Pubdate: Sun, 09 Sep 2007
Source: Rutland Herald (VT)
Copyright: 2007 Rutland Herald
Author: Daphne Larkin, Staff Writer
Bookmark: (Cocaine)
Bookmark: (Heroin)
Bookmark: (Methadone)


It was a 50-50 chance.

In 2003 the Forbes family didn't know what the outcome would be when
they let NBC's "Dateline" cameras into their lives as they struggled
to save their teenage daughter from heroin addiction.

Today, parents Thom and Deirdre Forbes use the documentary "Saving
Carrick" as a springboard to spread the word about recovery as their
daughter, Carrick Forbes, marks three and a half years of sobriety.

On Saturday the New York family will be featured speakers at
Montpelier's second annual Green Mountain Recovery Walk in celebration
of Recovery Month. They will give a presentation including portions of
the documentary, followed by a discussion.

The Green Mountain Recovery Walk, one of about 50 such walks in cities
across the country that day, is sponsored by Friends of
Recovery-Vermont. (The group also will hold a screening of "Saving
Carrick" Tuesday at 5:45 p.m. at Brattleboro's Latchis Theatre.)

The message the Forbeses will bring to Vermont next

"Recovery happens," said Thom Forbes in a telephone interview from his
home office in the New York City suburb of Hastings-on-Hudson.
"Addiction and alcoholism impacts the whole family, and recovery has
to involve the whole family."

The couple are drawing on more than the experience of watching their
daughter's journey; they are also both recovering alcoholics.

The family struggles against a history of addiction that, for Thom
Forbes, goes back to his great-grandfather and for Deirdre Forbes
"probably goes back as far as you can imagine" to her roots in
Ireland, she said.

"This really is a story that impacts every family, whether they talk
about it or not," Deirdre Forbes said. "And I think our motives were
to show it's OK to talk about it to get it out into the open, that
it's a disease and there's nothing shameful about it."

The hourlong "Saving Carrick" aired in 2005, two years after the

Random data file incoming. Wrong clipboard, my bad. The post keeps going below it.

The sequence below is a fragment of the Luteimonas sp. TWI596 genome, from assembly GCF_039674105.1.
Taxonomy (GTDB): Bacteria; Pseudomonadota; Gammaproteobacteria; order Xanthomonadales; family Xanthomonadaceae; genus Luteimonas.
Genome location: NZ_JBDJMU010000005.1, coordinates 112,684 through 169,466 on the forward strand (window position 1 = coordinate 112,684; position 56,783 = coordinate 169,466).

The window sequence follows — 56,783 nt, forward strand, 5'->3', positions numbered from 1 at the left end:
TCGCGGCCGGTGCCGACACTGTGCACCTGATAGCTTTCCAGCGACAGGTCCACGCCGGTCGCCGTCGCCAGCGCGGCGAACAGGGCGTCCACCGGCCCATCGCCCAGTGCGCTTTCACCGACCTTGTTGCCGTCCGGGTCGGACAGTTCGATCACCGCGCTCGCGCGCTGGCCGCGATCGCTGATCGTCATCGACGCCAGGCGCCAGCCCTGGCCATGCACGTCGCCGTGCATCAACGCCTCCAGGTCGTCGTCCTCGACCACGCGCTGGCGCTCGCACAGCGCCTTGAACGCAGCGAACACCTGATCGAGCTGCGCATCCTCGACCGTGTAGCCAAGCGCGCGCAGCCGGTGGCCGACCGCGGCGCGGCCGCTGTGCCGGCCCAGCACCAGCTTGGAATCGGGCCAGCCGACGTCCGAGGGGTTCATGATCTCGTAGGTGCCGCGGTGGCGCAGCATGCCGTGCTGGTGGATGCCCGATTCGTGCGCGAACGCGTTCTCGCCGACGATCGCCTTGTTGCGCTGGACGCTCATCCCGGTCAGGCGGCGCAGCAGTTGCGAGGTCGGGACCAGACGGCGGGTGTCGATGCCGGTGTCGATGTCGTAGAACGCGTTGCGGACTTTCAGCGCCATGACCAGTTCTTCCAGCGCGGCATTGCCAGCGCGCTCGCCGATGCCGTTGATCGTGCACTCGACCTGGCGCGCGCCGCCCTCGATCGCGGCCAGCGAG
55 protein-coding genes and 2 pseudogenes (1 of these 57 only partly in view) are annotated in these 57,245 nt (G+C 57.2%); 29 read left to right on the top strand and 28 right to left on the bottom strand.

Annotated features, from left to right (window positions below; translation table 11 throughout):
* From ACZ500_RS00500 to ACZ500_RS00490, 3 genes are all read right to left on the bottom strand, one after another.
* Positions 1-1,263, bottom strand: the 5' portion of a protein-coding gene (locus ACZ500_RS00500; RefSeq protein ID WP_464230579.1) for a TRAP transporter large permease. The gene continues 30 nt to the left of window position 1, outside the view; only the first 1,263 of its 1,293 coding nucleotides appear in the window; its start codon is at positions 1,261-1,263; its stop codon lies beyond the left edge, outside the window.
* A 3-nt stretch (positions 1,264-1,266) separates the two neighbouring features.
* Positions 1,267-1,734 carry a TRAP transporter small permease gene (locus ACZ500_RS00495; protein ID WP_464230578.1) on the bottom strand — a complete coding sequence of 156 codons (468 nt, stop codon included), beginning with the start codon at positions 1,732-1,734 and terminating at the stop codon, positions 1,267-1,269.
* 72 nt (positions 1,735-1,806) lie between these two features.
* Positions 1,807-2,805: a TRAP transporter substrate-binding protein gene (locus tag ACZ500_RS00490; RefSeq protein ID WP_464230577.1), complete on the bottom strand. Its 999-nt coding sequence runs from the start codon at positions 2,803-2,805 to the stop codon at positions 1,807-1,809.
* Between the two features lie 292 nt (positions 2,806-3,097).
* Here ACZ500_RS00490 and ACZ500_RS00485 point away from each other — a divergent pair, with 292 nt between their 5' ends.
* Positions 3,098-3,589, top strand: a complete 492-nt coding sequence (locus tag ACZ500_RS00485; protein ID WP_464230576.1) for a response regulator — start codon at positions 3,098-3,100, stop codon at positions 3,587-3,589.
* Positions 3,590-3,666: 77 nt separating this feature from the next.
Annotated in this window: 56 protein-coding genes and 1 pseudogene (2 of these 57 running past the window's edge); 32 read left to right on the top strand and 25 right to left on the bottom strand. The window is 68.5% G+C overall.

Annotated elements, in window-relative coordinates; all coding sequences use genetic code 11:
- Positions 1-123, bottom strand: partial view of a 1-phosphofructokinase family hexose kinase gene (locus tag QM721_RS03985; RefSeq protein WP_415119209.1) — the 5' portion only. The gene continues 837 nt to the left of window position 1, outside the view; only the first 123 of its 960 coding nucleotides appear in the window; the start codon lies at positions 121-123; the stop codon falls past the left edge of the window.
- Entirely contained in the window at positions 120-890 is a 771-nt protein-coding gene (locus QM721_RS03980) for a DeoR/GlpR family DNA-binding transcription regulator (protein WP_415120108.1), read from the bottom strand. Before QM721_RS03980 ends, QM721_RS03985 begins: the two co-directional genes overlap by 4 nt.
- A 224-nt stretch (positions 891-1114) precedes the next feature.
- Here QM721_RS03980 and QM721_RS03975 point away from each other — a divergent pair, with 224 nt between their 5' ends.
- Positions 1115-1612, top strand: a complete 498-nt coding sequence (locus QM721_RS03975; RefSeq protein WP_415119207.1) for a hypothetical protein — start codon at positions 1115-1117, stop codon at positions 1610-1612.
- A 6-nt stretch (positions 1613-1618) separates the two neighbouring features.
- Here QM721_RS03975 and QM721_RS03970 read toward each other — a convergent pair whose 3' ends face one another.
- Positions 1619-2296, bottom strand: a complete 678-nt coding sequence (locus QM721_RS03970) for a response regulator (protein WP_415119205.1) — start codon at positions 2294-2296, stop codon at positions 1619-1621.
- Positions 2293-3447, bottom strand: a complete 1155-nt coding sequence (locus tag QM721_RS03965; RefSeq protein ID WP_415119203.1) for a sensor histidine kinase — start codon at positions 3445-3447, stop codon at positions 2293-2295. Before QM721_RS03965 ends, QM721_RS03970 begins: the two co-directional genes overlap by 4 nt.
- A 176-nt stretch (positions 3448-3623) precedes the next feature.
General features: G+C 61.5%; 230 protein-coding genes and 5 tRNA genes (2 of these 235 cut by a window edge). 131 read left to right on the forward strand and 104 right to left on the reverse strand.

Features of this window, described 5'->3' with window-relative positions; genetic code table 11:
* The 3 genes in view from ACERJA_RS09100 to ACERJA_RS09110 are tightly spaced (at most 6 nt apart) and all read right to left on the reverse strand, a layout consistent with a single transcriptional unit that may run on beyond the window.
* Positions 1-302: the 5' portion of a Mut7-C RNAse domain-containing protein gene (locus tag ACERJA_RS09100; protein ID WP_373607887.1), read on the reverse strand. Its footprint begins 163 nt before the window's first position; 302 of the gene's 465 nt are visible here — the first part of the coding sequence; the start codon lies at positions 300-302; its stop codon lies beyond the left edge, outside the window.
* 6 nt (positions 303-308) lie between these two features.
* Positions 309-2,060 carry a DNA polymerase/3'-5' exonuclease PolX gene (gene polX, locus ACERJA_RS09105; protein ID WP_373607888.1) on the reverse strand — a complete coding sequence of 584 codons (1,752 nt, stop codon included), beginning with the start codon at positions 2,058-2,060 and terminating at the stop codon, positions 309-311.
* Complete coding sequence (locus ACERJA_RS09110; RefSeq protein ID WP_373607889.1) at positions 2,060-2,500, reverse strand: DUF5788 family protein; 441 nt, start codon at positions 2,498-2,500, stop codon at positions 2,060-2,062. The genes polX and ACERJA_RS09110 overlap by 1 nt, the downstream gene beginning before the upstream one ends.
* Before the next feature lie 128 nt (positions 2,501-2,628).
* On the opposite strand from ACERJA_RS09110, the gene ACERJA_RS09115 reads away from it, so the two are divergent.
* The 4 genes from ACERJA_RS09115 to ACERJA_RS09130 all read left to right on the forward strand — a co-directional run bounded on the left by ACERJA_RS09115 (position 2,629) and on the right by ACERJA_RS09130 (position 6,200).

Forbes family began filming the real-life, real-time drama.

The couple said their daughter had begun using drugs and alcohol at
the age of 12 and that by the age of 15 she was struggling with addiction.

The documentary tells the story of how Carrick Forbes had dropped out
of high school and left home to live in an apartment in Manhattan with
her boyfriend. In 2003 she was 19, shooting up heroin every day and
struggling to pay for her addiction.

At one point Deirdre Forbes was hospitalized for three weeks for
debilitating depression. Thom and Deirdre spent days seeking solutions
to their daughter's addiction. They locked away cash and valuables in
anticipation of her visits because she had stolen hundreds of dollars
and valuable family items over the years, they said.

A high point of the film is when Deirdre Forbes testifies in front of
the New York Legislature on the importance of insurance parity, an
effort to get insurance companies to cover mental illness as
comprehensively as physical illness.

After enduring continuous cycles of detox and relapse, the parents,
who also have a teenage son, Duncan, eventually forced themselves to
cut their daughter off. They closed the front door in her face and
refused to meet her for several months.

During that time, Carrick Forbes hit bottom. After spending
Thanksgiving in jail for stealing and forging an identification card,
she began "speedballing," shooting up a deadly combination of heroin
and cocaine. By January 2004 she and her boyfriend went through detox
and entered a methadone program at Mount Sinai Medical Center.

At the end of the film it is the autumn of 2004, and Carrick Forbes is
clean from drugs and headed on a path of long-term recovery.

"What has happened in the meantime is that Carrick has found recovery,
which is great. She did it her way," Thom Forbes said. "Carrick's way
was through methadone and Bupenorphrine, and now she's not on
anything, as of June."

Now 23 years old and a student at a New England college, Carrick had
told "Dateline" that being labeled learning-disabled in kindergarten
devastated her early on, making her feel like an outsider and
beginning her path to truancy and drug use.

During the year and a half of filming, Deirdre Forbes earned
certification as a substance abuse counselor, and she now works as an
intake coordinator and counselor at a treatment facility. Thom Forbes
is a freelance writer.

Carrick Forbes will join her parents in Montpelier to discuss the
topic her father said she prefers over rehashing the past: recovery
and the future.

Thom and Deirdre Forbes said they are looking forward to learning from
the FACES Project, a grant-funded initiative through Friends of
Recovery-Vermont that involves families and addicts in the process of

What do the Forbeses tell other families struggling with

"The physical illness itself can be taken care of in the three to five
days of detox, but the whole other piece of your life that is the
psychological addiction takes everyone a long time," Deirdre Forbes

Describing family therapy for addiction as a mobile with
interconnected parts, they say that when one person goes into recovery
the others have to move in the same direction of bettering themselves.


The second annual Green Mountain Recovery Walk takes place Saturday at
the Statehouse with activities from 10 a.m. to 2:30 p.m., including
speeches, resource booths, entertainment, children's activities and a
1.4-mile walk. From 12:30 to 2:30 p.m. the Forbes family will present
portions of the documentary about them, "Saving Carrick," at the
Pavilion Auditorium, followed by an open discussion about recovery.
- ---
MAP posted-by: Richard Lake